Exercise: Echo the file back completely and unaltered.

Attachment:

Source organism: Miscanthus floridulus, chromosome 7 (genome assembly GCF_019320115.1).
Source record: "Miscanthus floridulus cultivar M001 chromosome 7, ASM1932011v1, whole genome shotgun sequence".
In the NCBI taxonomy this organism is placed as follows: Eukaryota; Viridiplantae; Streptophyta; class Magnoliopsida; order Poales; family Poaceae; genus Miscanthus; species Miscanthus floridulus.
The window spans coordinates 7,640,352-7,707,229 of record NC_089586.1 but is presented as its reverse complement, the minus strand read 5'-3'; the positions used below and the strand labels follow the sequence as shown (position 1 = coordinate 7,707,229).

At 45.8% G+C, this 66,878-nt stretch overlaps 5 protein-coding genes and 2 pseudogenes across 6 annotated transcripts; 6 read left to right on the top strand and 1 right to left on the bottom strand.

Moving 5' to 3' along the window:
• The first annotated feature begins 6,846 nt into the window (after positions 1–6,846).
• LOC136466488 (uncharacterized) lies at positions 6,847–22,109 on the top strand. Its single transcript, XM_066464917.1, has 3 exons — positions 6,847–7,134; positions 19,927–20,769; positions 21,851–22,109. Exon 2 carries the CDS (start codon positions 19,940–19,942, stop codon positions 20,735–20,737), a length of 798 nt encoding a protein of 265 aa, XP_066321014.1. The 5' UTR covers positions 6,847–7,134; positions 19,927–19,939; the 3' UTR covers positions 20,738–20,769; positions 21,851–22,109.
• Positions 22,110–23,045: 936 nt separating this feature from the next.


Source organism: Miscanthus floridulus, chromosome 7 (genome assembly GCF_019320115.1).
Source record: "Miscanthus floridulus cultivar M001 chromosome 7, ASM1932011v1, whole genome shotgun sequence".
In the NCBI taxonomy this organism is placed as follows: Eukaryota; Viridiplantae; Streptophyta; class Magnoliopsida; order Poales; family Poaceae; genus Miscanthus; species Miscanthus floridulus.
The window spans coordinates 7,640,352-7,707,229 of record NC_089586.1 but is presented as its reverse complement, the minus strand read 5'-3'; the positions used below and the strand labels follow the sequence as shown (position 1 = coordinate 7,707,229).

At 45.8% G+C, this 66,878-nt stretch overlaps 5 protein-coding genes and 2 pseudogenes across 6 annotated transcripts; 6 read left to right on the top strand and 1 right to left on the bottom strand.

Moving 5' to 3' along the window:
• The first annotated feature begins 6,846 nt into the window (after positions 1–6,846).
• LOC136466488 (uncharacterized) lies at positions 6,847–22,109 on the top strand. Its single transcript, XM_066464917.1, has 3 exons — positions 6,847–7,134; positions 19,927–20,769; positions 21,851–22,109. Exon 2 carries the CDS (start codon positions 19,940–19,942, stop codon positions 20,735–20,737), a length of 798 nt encoding a protein of 265 aa, XP_066321014.1. The 5' UTR covers positions 6,847–7,134; positions 19,927–19,939; the 3' UTR covers positions 20,738–20,769; positions 21,851–22,109.
• Positions 22,110–23,045: 936 nt separating this feature from the next.